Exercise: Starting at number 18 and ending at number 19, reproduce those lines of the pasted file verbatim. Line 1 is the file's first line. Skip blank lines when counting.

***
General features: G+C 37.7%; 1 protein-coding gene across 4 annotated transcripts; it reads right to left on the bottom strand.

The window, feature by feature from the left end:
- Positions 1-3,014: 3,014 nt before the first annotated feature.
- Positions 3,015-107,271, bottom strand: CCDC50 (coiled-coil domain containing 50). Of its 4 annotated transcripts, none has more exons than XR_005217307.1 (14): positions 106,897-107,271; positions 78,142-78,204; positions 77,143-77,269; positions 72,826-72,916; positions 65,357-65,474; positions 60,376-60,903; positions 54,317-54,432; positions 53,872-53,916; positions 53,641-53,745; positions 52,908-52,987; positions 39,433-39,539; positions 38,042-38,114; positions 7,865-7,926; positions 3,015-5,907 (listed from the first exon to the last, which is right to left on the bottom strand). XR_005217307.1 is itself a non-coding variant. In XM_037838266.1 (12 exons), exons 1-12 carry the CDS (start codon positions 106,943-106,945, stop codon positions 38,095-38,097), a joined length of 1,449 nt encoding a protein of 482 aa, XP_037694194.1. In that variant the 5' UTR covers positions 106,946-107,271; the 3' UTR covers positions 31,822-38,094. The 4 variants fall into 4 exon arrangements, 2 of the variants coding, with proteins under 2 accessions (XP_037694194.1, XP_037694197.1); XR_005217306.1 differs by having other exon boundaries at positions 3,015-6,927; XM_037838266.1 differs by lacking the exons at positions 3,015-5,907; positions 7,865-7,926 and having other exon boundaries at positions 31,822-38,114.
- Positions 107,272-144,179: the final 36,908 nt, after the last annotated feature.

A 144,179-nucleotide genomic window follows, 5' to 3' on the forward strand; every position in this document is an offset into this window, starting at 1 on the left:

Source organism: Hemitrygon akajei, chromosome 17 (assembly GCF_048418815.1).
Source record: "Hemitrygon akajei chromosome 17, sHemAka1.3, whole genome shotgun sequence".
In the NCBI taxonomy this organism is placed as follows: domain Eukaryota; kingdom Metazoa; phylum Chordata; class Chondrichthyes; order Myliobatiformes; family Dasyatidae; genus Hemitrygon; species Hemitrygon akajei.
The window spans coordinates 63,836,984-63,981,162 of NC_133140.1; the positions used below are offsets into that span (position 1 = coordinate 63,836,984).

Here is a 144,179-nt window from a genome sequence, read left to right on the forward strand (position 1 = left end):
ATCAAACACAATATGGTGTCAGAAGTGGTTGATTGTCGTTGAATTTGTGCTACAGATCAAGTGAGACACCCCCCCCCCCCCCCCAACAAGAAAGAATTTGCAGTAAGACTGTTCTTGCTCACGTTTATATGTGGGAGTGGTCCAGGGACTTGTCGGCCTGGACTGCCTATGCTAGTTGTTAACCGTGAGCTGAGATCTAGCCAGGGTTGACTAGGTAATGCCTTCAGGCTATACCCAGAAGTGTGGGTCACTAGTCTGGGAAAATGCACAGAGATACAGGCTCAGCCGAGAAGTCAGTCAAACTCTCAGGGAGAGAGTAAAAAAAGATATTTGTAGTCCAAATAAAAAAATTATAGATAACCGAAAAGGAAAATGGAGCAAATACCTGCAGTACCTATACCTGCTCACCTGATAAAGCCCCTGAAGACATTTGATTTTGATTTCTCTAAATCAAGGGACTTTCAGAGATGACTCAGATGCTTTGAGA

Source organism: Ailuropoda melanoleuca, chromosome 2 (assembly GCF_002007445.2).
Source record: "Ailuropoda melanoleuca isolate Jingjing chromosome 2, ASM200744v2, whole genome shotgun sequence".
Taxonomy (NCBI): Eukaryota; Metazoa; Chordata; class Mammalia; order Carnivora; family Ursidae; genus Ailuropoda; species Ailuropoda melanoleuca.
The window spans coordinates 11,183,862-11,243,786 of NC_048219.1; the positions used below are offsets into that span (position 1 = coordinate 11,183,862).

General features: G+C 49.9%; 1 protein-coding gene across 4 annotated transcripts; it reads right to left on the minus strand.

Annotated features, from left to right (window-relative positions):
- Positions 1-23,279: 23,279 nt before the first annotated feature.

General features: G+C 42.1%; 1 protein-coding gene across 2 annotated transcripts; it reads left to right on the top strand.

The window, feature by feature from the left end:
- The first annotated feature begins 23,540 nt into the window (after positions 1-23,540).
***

Annotated features, from left to right (window-relative positions):
- Positions 1-23,279: 23,279 nt before the first annotated feature.